Vinicius G. Goecks1,2, Gregory M. Gremillion2, Vernon J. Lawhern2, John Valasek1, Nicholas R. Waytowich2,3

1 Texas A&M University, 2Army Research Laboratory, 3Columbia University

This work investigates how to efficiently transition and update policies, trained initially with demonstrations, using off-policy actor-critic reinforcement learning. In this work we propose the Cycle-of-Learning (CoL) framework that uses an actor-critic architecture with a loss function that combines behavior cloning and 1-step Q-learning losses with an off-policy pre-training step from human demonstrations. This enables transition from behavior cloning to reinforcement learning without performance degradation and improves reinforcement learning in terms of overall performance and training time. Additionally, we carefully study the composition of these combined losses and their impact on overall policy learning and show that our approach outperforms state-of-the-art techniques for combining behavior cloning and reinforcement learning for both dense and sparse reward scenarios.

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AAMAS-20: The Cycle-of-Learning

Proposed Approach

The Cycle-of-Learning (CoL) framework is a method for transitioning behavior cloning (BC) policies to reinforcement learning (RL) by utilizing an actor-critic architecture with a combined BC+RL loss function and pre-training phase for continuous state-action spaces, in dense- and sparse-reward environments. This combined BC+RL loss function consists of the following components: an expert behavior cloning loss that bounds actor’s action to previous human trajectories, 1-step return Q-learning loss to propagate values of human trajectories to previous states, the actor loss, and a L2 regularization loss on the actor and critic to stabilize performance and prevent over-fitting during training. The implementation of each loss component can be seen in our paper (link). The weighted combination of the components can be written as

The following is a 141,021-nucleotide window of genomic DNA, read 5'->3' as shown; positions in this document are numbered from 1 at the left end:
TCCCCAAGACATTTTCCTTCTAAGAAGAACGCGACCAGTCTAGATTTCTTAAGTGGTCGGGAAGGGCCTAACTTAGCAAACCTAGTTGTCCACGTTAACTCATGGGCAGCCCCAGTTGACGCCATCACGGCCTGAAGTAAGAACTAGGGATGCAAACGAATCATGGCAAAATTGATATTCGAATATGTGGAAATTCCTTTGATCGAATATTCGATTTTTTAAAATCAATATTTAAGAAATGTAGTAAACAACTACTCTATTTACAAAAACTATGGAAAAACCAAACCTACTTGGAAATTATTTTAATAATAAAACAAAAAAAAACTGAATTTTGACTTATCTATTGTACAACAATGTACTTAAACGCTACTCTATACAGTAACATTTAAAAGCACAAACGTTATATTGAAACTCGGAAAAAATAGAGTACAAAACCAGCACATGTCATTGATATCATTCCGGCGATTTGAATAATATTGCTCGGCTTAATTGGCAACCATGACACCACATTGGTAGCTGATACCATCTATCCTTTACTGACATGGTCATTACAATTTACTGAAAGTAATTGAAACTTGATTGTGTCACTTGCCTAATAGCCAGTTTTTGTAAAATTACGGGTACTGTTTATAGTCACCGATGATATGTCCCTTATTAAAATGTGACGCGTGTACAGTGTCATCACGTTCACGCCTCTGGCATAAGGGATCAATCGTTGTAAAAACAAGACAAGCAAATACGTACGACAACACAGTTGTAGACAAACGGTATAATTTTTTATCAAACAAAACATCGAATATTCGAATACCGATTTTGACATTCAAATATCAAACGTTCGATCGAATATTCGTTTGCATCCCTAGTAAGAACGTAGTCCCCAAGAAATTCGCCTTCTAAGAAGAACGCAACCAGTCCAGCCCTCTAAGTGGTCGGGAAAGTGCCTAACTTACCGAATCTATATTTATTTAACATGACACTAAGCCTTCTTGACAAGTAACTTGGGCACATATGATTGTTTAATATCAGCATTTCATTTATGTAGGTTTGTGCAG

Cycle-of-Learning Loss Function

Our approach starts by collecting contiguous trajectories from expert policies (in this case, humans) and stores the current and subsequent state-actions pairs, reward received, and task completion signal in a permanent expert memory buffer. We validate our approach in three environments with continuous observation- and action-space: LunarLanderContinuous-v2 (dense and sparse reward cases) and a custom quadrotor landing task with wind disturbance implemented using Microsoft AirSim.

Human Generated Trajectories

The data collection is followed by a pre-trainig phase. During this phase, the agent samples a batch of trajectories from the expert memory buffer containing expert trajectories to perform updates on the actor and critic networks using the same combined loss function showed above. This procedure shapes the actor and critic initial distributions to be closer to the expert trajectories and eases the transition from policies learned through expert demonstration to reinforcement learning.

After the pre-training phase, the policy is allowed to roll-out and collect its first on-policy samples, which are stored in a separate first-in-first-out memory buffer with only the agent’s samples. After collecting a given number of on-policy samples, the agent samples a batch of trajectories comprising 25% of samples from the expert memory buffer and 75% from the agent’s memory buffer. This fixed ratio guarantees that each gradient update is grounded by expert trajectories. If a human demonstrator is used, they can intervene at any time the agent is executing their policy, and add this new trajectories to the expert memory buffer.